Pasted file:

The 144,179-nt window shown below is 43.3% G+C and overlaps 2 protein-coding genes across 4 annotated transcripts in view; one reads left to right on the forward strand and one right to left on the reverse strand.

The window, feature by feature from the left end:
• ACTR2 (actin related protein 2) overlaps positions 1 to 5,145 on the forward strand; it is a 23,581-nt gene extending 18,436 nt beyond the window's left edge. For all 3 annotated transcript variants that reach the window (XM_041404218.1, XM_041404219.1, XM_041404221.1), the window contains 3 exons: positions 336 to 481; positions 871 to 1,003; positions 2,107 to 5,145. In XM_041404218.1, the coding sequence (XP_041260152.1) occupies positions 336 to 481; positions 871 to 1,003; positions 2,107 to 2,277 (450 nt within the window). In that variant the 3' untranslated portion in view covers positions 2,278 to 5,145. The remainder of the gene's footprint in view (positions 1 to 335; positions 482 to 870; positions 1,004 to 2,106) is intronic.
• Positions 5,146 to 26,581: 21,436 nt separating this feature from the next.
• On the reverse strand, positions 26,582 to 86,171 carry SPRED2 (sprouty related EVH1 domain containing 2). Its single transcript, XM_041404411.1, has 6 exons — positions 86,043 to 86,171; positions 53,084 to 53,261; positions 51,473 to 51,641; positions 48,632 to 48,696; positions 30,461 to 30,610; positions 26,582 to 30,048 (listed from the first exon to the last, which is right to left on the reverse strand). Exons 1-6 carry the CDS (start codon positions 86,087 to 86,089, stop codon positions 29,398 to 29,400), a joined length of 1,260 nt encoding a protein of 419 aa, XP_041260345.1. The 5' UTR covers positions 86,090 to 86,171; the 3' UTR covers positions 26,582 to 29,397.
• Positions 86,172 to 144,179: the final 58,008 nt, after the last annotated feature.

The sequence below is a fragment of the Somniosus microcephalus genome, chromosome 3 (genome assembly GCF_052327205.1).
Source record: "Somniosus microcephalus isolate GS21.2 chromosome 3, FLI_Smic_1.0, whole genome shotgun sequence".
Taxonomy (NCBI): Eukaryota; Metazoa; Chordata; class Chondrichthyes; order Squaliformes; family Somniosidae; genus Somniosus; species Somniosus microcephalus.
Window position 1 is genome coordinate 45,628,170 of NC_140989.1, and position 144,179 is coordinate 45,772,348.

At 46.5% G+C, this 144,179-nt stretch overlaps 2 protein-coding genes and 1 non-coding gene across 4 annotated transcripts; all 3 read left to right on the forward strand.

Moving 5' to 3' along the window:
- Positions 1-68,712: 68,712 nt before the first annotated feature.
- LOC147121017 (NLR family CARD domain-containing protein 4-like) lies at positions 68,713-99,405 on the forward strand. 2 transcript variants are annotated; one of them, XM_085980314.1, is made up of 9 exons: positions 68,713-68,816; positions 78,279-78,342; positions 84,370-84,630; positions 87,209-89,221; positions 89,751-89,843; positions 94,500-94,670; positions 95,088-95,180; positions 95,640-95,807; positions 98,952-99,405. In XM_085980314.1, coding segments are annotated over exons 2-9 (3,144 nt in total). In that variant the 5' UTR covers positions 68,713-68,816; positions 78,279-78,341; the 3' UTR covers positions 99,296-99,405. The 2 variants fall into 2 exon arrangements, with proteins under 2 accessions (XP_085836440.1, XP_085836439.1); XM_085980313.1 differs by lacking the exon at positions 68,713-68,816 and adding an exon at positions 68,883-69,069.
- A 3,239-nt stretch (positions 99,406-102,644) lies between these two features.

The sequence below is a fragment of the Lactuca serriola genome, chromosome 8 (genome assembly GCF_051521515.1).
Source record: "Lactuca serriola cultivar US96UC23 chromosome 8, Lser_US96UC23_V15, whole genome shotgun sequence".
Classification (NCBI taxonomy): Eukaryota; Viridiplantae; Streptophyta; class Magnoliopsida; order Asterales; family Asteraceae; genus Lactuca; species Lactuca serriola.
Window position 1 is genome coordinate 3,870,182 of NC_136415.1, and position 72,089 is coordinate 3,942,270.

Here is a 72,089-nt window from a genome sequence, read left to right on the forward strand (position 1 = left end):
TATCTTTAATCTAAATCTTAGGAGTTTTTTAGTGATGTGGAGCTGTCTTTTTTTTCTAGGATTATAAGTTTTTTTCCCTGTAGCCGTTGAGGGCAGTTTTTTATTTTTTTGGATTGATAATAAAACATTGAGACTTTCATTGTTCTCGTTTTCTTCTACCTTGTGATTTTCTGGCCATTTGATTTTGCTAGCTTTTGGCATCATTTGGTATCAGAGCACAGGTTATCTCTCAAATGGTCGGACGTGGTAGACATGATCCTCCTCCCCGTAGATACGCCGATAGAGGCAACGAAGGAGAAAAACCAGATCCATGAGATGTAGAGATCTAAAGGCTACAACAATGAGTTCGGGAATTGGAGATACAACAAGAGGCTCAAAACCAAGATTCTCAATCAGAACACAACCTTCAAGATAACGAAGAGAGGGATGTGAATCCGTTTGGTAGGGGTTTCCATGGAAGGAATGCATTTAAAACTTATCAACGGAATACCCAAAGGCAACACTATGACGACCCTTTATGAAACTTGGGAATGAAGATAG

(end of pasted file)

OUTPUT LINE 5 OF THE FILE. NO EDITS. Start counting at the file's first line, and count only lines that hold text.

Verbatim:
• On the reverse strand, positions 26,582 to 86,171 carry SPRED2 (sprouty related EVH1 domain containing 2). Its single transcript, XM_041404411.1, has 6 exons — positions 86,043 to 86,171; positions 53,084 to 53,261; positions 51,473 to 51,641; positions 48,632 to 48,696; positions 30,461 to 30,610; positions 26,582 to 30,048 (listed from the first exon to the last, which is right to left on the reverse strand). Exons 1-6 carry the CDS (start codon positions 86,087 to 86,089, stop codon positions 29,398 to 29,400), a joined length of 1,260 nt encoding a protein of 419 aa, XP_041260345.1. The 5' UTR covers positions 86,090 to 86,171; the 3' UTR covers positions 26,582 to 29,397.